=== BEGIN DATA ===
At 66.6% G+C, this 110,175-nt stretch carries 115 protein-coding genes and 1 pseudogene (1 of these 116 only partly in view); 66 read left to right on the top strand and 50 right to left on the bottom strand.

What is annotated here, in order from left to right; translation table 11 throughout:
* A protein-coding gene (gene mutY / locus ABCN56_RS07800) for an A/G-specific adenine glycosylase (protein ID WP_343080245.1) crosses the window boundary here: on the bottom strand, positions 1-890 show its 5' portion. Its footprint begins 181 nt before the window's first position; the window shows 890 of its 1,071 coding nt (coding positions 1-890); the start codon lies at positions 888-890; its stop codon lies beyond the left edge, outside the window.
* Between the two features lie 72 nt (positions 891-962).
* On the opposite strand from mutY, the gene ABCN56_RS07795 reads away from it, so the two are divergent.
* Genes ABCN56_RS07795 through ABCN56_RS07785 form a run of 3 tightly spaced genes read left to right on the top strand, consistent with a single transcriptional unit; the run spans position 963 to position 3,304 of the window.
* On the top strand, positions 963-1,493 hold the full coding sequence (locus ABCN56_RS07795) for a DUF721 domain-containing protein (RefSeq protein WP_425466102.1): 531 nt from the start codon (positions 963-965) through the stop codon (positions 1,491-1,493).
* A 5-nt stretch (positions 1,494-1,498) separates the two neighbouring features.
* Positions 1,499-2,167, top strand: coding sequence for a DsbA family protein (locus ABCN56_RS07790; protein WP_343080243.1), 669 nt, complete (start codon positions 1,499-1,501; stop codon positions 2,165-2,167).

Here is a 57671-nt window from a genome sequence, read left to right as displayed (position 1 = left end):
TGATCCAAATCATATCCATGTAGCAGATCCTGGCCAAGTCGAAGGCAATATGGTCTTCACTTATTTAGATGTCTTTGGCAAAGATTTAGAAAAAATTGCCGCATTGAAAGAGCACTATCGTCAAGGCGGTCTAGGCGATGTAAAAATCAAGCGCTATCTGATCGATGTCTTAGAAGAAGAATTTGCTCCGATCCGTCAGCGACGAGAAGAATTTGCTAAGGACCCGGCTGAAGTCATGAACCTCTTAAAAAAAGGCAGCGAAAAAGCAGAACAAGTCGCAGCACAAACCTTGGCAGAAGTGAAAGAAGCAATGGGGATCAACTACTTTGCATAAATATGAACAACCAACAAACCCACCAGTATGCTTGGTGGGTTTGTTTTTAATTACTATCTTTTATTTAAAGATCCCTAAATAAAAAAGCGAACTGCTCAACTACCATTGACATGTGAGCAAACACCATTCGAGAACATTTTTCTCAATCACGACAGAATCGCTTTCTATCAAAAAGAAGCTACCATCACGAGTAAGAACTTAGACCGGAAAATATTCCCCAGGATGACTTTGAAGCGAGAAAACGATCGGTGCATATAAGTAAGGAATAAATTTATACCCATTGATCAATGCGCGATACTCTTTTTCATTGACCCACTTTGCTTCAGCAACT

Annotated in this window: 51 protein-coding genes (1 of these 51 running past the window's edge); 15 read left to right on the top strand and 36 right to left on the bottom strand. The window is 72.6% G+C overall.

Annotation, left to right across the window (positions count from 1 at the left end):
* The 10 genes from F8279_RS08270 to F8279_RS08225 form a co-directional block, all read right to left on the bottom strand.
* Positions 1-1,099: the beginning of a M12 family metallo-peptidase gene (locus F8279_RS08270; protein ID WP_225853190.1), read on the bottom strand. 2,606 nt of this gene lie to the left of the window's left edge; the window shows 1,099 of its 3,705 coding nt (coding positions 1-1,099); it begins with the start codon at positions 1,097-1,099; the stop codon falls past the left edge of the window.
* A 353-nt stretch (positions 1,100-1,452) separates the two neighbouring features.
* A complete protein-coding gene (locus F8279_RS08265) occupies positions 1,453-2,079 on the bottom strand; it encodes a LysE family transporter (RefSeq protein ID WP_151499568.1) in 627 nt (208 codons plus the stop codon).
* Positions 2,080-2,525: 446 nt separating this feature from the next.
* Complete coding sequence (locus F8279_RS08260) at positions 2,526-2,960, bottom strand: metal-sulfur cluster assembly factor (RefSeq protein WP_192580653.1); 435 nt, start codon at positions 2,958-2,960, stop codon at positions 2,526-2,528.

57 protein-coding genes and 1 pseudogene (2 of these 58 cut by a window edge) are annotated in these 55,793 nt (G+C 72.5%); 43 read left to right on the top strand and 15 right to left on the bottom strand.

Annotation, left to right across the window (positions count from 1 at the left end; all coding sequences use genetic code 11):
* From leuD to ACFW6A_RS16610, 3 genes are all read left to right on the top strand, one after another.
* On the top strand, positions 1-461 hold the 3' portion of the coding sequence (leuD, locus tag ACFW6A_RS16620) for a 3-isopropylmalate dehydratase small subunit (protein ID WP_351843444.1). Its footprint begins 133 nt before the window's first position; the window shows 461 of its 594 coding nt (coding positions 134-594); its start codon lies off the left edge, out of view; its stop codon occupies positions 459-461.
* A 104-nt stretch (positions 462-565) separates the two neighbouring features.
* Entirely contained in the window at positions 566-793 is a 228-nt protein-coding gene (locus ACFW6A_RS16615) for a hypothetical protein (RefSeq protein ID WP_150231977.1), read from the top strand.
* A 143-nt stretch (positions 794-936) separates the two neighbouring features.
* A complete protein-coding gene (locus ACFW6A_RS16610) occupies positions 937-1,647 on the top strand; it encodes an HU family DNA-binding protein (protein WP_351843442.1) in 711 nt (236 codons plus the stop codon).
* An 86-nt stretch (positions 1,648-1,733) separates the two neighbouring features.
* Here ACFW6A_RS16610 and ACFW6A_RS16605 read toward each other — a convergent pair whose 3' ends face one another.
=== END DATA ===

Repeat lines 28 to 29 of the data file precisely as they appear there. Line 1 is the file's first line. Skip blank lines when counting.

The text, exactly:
* An 86-nt stretch (positions 1,648-1,733) separates the two neighbouring features.
* Here ACFW6A_RS16610 and ACFW6A_RS16605 read toward each other — a convergent pair whose 3' ends face one another.